Designers Aid Presidential Candidates, Cruz Drops Street Art Merch
As the 2016 presidential election continues to rage on, more and more merchandise has been popping up. We've seen merchandise aimed at millennials, we've seen guys earning hundreds of thousands of dollars by selling campaign buttons, and we've seen a fair share of unlicensed merchandise as well. Now, some candidates have gotten outside help for campaign merchandise.
According to GQ, Hillary Clinton and Bernie Sanders have recruited famous designers and graphic artists, such as Shepard Fairey and Marc Jacobs, to design merchandise.
Clinton released three T-shirt designs from designers Marc Jacobs, Dao-Yi Chow and Maxwell Osborne, and Tory Burch. All of the T-shirts are available for $45.
Jacobs' design features Clinton's face in multiple colors. Kendall Jenner showed her support by donning the T-shirt on Instagram.
Chow and Osborne's design features "Make Herstory" on the front with the No. 16 on the back, a reference to the athletic appeal of their brand, DKNY. Burch's design showcases the phrase "Women's rights are human rights" in a rainbow of color.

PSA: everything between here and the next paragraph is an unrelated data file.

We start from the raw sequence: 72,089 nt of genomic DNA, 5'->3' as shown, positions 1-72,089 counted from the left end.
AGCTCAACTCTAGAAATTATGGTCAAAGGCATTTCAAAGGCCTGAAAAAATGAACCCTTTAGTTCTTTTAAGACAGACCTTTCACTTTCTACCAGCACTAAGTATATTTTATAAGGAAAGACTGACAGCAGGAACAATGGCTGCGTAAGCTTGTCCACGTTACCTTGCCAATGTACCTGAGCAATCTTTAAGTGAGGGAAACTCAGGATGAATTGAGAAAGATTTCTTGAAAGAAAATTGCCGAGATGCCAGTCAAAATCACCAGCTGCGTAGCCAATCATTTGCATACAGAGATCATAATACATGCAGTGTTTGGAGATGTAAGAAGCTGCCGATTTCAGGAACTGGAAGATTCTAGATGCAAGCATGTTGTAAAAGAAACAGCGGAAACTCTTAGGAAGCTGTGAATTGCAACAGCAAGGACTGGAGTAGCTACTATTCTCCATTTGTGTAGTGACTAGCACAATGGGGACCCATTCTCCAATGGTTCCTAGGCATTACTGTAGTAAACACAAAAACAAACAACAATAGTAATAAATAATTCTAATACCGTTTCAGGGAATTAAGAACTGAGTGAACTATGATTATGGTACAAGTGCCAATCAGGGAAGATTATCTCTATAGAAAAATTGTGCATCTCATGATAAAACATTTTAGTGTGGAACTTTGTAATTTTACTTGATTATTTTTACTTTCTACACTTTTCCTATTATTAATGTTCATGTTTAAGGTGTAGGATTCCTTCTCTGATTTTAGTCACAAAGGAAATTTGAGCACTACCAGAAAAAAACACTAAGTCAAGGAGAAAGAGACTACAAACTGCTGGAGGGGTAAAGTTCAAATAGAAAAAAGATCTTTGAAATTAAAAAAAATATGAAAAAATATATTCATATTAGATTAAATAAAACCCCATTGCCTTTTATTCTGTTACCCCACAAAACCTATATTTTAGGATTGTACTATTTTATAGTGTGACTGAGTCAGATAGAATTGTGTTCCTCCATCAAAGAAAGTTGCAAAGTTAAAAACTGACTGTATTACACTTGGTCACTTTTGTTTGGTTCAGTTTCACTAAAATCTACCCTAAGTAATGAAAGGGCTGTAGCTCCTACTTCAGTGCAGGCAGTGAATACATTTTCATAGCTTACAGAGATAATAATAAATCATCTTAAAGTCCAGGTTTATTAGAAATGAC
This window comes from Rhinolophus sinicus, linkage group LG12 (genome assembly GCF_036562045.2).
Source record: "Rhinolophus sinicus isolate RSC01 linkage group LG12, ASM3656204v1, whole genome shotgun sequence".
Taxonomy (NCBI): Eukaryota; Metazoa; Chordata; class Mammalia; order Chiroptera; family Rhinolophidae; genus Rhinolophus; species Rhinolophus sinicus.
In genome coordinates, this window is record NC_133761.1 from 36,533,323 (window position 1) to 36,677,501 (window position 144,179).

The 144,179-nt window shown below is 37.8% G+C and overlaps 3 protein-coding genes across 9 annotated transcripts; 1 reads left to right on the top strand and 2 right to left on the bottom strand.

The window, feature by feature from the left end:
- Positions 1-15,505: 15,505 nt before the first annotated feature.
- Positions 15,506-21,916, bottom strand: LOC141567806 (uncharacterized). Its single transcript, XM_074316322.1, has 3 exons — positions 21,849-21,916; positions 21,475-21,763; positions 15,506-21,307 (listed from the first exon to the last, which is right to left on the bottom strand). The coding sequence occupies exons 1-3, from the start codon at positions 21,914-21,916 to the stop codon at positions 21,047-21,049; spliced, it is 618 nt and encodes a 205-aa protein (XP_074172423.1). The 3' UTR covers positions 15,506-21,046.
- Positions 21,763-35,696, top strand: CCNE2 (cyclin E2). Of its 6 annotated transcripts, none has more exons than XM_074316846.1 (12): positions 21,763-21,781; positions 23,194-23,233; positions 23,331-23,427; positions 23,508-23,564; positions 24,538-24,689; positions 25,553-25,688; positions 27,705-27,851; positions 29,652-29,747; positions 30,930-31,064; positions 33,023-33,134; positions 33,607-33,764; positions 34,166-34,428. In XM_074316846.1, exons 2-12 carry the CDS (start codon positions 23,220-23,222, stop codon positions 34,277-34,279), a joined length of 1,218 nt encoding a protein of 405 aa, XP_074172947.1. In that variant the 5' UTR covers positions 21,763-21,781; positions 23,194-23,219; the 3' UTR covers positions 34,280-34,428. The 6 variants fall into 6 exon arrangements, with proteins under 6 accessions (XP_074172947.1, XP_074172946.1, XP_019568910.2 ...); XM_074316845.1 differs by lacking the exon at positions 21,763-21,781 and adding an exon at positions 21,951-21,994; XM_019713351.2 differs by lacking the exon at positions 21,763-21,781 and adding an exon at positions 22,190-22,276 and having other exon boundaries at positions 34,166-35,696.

Bernie Sanders, Clinton's opponent in the Democratic race, also enlisted some big-name help for merchandise in the form of street artist Shepard Fairey, famous for his "Obey" merchandise and President Bacack Obama's "Hope" poster, GQ reported.
Fairey modeled the T-shirt design off of a piece he made for rock band Red Hot Chili Peppers' benefit show for Bernie Sanders.
On the other end of the political spectrum, Republican candidate Ted Cruz severed ties with the street artist Sabo, who designed Cruz's "Blacklisted" collection. According to the San Antonio Current, Cruz decided to end his relationship with Sabo after receiving criticism from talk show host Cenk Uygur of The Young Turks, shedding light on the artist's racist messages on social media.